Alberta Premier Jason Kenney would like us to take him very seriously.

The primary industry in his province is under siege. Boxed in by high production costs, low international prices and a well-earned reputation for poor environmental performance, the oilsands are in deep shit. This is making Albertans lose faith in Canada, as some pipelines get canceled, and others are bought and saved by the feds (he doesn’t mention that often for some reason.)

Anyway, something worse has come along: a Belgian produced film re-dubbed in English and distributed on Netflix to poison the minds of children with the message that oil companies are, uh, bad.

Bigfoot Family is an animated children’s movie, and it has captured the attention of the most important parts of Kenney’s cabinet — namely, his attention.

“You can dismiss this as ‘merely a kids show,’ but it’s clear they developed content designed to defame — in the most vicious way possible, in the impressionable minds of kids — the largest industry in the province,” Kenney said at a recent press conference after getting a question from the gallery.

After hearing that, I began to wonder what exactly Kenney is so afraid of? What could be so threatening about this cartoon movie? While flipping though Netflix last weekend, I also noticed Bigfoot Family had cracked into the Top 10 most viewed for Canada. And so, dear reader, I blasted this animated propaganda directly into my brainstem, losing 90 minutes of my life I will likely never get back, all for you.

Spoilers ahead, so if, for whatever reason, you’re planning on watching this, come back after.

“Every family is weird, but trust me, mine is the weirdest. My mom is pretty normal, but my dad is Bigfoot. Yes, the Bigfoot.”

That’s the opening narration from Adam, the hero of the movie and the son of Bigfoot.

Bigfoot is looking for some meaning in his life. He wants to make the world a better place, and use his new-found fame after coming out of the woods to raise awareness about things.

“What’s the point of fame if I don’t use it to make the world a better place?” Bigfoot asks his family.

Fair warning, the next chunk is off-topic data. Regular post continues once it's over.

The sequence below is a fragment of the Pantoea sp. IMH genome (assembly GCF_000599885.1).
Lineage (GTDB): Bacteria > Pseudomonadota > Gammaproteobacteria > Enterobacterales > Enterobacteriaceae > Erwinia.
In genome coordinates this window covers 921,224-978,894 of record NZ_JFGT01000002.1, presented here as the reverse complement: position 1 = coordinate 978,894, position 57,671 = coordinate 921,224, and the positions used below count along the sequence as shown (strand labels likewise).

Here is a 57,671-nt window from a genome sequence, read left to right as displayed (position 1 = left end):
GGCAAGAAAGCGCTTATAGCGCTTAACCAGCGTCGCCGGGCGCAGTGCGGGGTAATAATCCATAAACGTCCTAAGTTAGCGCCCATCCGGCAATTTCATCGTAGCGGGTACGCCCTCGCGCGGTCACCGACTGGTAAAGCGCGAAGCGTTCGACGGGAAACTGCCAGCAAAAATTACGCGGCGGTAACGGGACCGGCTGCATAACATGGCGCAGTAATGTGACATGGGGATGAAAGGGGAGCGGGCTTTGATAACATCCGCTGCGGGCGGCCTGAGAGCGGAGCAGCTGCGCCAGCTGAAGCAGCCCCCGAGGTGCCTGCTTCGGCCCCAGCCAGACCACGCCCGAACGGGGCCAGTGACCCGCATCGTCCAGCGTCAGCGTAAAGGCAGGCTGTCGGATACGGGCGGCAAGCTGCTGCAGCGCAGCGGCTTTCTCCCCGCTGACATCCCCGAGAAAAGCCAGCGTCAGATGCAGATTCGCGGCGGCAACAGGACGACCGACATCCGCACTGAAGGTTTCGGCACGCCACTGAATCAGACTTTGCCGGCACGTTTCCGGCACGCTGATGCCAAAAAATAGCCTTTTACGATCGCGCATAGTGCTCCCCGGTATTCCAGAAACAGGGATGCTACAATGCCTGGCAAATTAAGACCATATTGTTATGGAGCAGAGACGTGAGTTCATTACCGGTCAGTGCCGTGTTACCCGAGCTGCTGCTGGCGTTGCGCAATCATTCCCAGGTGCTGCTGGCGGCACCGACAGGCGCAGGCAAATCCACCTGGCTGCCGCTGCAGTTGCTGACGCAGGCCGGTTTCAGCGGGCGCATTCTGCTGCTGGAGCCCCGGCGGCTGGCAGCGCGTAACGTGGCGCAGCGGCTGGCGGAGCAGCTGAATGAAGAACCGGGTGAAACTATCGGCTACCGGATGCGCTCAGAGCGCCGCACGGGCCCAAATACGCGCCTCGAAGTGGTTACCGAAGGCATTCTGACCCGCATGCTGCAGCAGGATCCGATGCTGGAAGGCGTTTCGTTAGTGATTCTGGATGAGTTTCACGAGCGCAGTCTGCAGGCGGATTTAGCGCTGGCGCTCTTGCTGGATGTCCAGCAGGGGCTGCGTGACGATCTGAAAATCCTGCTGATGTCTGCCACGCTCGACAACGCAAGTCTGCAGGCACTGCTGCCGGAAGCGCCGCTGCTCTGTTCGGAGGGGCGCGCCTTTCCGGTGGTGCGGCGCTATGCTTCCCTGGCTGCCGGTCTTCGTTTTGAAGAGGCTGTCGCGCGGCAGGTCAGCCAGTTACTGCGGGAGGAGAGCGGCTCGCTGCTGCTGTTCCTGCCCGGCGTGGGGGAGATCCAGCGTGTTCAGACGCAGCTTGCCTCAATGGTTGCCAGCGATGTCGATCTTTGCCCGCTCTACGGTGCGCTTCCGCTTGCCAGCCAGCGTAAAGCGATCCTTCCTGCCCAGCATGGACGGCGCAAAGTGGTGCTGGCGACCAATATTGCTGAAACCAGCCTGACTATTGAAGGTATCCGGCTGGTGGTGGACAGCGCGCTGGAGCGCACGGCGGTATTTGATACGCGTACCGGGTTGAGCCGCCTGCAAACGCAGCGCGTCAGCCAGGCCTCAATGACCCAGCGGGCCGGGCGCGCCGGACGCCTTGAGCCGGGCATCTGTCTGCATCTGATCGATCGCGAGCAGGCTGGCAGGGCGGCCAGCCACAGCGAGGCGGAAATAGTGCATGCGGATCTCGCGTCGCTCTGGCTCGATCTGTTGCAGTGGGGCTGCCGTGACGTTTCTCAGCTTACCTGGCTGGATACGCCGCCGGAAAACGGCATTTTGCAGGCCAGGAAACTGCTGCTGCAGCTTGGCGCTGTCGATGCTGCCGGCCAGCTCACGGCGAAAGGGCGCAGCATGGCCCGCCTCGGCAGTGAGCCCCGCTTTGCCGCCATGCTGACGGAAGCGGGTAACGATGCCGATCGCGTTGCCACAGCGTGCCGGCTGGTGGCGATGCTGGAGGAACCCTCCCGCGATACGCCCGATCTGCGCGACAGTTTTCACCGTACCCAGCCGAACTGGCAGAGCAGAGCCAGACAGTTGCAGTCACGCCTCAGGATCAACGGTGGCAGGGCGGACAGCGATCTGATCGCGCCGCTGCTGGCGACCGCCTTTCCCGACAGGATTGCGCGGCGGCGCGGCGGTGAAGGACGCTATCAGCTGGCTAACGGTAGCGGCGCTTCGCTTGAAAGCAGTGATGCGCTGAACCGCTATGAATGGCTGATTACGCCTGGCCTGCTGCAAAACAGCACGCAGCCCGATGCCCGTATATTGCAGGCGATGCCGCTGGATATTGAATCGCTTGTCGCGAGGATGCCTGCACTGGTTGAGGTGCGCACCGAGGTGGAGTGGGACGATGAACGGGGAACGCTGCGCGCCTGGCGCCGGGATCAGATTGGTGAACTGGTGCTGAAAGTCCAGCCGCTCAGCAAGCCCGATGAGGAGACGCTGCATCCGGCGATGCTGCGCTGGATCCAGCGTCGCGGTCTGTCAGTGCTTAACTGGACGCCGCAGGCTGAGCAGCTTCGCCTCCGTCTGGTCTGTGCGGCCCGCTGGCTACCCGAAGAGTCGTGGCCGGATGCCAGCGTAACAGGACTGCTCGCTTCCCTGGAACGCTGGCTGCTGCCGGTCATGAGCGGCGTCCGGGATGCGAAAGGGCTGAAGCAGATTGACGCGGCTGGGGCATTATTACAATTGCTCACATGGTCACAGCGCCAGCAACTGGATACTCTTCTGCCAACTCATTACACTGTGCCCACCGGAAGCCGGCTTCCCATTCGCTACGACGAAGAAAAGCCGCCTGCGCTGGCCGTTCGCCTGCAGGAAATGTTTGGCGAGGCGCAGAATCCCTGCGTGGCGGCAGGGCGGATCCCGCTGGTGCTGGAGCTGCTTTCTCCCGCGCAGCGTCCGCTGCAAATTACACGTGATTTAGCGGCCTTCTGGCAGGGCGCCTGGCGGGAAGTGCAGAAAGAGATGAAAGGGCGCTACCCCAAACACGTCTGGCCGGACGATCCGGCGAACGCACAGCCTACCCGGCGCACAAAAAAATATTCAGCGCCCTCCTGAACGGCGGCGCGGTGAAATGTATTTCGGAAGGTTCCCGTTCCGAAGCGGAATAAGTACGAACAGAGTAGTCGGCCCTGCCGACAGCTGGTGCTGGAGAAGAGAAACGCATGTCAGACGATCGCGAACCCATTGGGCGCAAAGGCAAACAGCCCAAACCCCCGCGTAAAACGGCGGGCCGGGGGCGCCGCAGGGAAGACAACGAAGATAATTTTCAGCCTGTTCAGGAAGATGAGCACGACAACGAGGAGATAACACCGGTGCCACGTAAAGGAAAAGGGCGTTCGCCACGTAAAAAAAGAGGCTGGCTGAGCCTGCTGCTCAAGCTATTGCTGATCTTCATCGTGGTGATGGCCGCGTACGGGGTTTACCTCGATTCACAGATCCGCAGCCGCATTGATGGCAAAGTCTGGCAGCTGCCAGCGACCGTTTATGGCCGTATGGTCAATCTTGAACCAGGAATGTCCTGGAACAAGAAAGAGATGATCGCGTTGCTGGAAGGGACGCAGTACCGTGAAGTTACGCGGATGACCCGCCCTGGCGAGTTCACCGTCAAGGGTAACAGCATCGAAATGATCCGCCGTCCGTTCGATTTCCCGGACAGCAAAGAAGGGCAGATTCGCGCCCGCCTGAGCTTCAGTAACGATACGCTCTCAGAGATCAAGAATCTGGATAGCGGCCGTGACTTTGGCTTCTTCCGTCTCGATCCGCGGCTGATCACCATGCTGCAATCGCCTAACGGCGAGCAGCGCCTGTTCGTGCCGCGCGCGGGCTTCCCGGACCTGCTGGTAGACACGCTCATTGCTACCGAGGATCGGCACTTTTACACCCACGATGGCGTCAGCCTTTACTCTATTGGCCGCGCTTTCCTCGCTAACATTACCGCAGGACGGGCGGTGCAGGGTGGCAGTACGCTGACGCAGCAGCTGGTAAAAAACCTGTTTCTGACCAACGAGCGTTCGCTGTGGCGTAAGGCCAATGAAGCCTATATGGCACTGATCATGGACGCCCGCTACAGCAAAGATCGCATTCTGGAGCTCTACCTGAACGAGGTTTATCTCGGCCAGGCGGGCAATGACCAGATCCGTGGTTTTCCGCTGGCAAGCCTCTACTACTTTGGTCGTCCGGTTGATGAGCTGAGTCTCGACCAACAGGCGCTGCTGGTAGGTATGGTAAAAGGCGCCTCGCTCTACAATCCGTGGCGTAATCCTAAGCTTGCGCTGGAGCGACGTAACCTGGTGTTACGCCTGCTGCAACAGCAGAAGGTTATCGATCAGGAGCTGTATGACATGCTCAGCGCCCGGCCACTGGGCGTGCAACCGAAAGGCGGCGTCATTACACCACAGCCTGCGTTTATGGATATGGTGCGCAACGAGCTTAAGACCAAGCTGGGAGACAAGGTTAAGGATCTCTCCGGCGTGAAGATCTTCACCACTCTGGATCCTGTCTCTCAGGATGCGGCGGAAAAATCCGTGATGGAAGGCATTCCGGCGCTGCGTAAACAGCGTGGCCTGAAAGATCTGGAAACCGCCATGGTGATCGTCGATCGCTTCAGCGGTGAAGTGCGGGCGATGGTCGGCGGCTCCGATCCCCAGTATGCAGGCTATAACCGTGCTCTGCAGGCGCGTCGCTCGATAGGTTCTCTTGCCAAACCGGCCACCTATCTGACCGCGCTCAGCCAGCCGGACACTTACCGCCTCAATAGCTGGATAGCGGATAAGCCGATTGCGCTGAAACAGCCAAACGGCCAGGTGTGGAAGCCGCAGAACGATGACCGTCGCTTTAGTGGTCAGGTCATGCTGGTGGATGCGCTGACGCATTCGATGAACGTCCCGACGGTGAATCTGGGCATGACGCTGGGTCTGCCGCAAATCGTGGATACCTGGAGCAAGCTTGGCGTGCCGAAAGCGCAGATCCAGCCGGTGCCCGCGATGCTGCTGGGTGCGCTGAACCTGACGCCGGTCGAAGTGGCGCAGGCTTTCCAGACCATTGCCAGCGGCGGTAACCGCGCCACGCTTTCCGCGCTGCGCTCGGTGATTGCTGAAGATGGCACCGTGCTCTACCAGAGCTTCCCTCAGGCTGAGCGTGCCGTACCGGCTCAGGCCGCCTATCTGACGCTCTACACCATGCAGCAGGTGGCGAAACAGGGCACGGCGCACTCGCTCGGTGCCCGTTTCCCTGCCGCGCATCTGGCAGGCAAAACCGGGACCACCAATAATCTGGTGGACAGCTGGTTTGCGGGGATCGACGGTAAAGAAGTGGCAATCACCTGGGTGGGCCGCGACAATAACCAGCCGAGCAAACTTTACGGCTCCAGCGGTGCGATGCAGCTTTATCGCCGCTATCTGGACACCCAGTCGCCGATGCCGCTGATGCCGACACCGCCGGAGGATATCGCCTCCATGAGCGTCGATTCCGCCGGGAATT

He finds the point when he reads a letter from a couple protesters up in Alaska who are trying to get attention for their cause. An oil company has opened production in a pristine valley, claiming they had perfected a “green” form of oil extraction with zero environmental harms. The protesters want to see what’s really going on at the extraction site, but the dastardly oil company won’t let them.

And so our villain is introduced: Xtract Oil and its CEO, Connor Mandrake. Seemingly a walking granola man stereotype, Mandrake has long hair, a shark-tooth necklace and a soul patch. How could a guy this crunchy be evil?

“The world still needs oil. Back in my father’s day, extracting oil made a heck of a mess. That’s what drove us to invent Xtract’s new clean oil technology. We’re really more of a tech company these days,” Mandrake says in a TV interview. “Nobody cares more about the environment than me.”

And here you can start to see why a guy like Kenney might not be so thrilled. It turns out Mandrake isn’t actually interested in the environment, and Xtract’s “clean oil technology” is just a cartoon version of fracking that involves setting off bombs to have oil bubble up to the surface.

It gets worse, in that the dastardly Xtract planned to detonate a supersized explosive deep underground to frack the whole valley in one swift kaboom, turning the mountain pass into a crude oil revision. (Which actually kind of mirrors an honest-to-god plan for the Alberta Athabasca tar sands in the late ’50s.)